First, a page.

Getting A Medical Opinion From Your Client's Treating Physician

31 Aug 2017

Veterans often overlook one source of very valuable medical opinion evidence: the treating physician. To be sure, it is often difficult to obtain written opinions from treating physicians. As for VA physicians, many VA medical facilities have an unwritten policy discouraging treating physicians from providing opinions in VA claims. Moreover, VA physicians are busy and do not have much time to give outside their normal schedules and responsibilities. As for private physicians, they too have tight schedules and often require compensation for their time in preparing opinions, compensation most disabled veterans can ill afford.

Nonetheless, some VA physicians are willing to go on a limb to help their patients. And some private physicians are willing to write an opinion without compensation. In short, veteran service officers and representatives should always have their clients ask their treating physicians if they would be willing to write an opinion in support of their VA claims.

In such cases, the veteran's representative needs to make the treating physician's job as easy as possible. To this end, preparing a brief memo or sample letter for the physician is essential. At the outset, your clients should tell their physicians that a memo or sample letter will be provided to assist them in writing their opinions. That is where a veteran's representative comes in.

In preparing a memo or sample letter for the physician, the representative must tailor it to the veteran's claim. With claims for service-connection, an opinion linking the present disability to service is most needed, what is commonly referred to as the "nexus" element. Thus, the memo should ask the physician to provide a favorable nexus opinion, and more importantly, to provide a rationale for this opinion. The rationale is key. VA adjudicators do not give much weight to bare conclusions; they want to see some analysis supporting the opinion.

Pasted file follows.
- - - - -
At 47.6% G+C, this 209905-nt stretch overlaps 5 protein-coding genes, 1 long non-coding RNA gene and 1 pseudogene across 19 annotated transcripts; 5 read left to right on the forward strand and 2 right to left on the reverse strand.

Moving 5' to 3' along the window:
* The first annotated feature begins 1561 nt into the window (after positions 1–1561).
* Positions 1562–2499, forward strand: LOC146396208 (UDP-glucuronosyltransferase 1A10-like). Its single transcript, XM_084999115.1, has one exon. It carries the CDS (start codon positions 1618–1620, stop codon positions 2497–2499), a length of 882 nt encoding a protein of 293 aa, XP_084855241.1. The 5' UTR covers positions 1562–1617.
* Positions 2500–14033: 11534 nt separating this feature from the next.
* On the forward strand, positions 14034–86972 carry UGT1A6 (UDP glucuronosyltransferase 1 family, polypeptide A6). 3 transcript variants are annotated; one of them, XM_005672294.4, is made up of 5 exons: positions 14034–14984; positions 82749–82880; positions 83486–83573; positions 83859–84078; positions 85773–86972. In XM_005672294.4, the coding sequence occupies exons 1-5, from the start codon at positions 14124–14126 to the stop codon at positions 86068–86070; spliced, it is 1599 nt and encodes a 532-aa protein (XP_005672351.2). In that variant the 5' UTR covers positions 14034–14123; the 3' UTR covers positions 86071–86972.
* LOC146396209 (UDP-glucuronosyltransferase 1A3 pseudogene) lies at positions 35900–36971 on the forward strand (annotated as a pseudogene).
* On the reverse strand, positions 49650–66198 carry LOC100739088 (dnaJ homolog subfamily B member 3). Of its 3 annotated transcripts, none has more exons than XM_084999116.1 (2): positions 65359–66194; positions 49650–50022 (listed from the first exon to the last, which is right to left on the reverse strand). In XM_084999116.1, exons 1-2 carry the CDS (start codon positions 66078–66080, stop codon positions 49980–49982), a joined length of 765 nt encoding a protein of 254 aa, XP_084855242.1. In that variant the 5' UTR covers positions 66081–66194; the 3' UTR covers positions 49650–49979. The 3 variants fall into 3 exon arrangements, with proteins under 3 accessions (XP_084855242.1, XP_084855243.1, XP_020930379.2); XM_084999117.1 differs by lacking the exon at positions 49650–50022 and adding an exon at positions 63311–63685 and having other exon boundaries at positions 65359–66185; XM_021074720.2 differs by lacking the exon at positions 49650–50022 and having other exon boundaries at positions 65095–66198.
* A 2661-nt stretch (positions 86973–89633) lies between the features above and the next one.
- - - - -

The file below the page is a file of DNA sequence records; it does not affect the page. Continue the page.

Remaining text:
A veteran's representative can assist in this regard by searching on-line for medical articles establishing a direct link or statistically significant correlation between the veteran's incident in service (injury or exposure) and the veteran's present disability. The memo should provide website links to these medical articles.

In the case of increased rating claims, the representative must be familiar with the criteria listed under the specific diagnostic code of the VA rating schedule. Representatives should first discuss with the veteran all the symptoms he or she has experienced in the last few years, going over the list of criteria/symptoms listed for higher ratings under the diagnostic code. Then, the representative needs to review the relevant VA C&P examination report(s) to determine if one or more of the discussed symptoms are not noted in the VA report(s). The memo for the physician should then ask if the veteran in fact experiences the missing symptoms, those experienced by the veteran but are not included in the VA examination report(s).

Practice Pointer

As a standard practice, representatives should explore the possibility of obtaining a medical opinion from a client's treating physician. In this regard, the veteran needs to emphasize to his/her physician that the preparation of the opinion will not take up much time and that a memo or sample letter will be provided to guide the physician in writing the opinion. The memo or sample letter must then provide information tailored to the veteran's claim to ensure that the physician writes a favorable and well-supported opinion.

VLG's Bulletin is an educational resource for VSOs. These Bulletins will discuss how court decisions, statutes & regulations can be applied to the advantage of your clients' claims.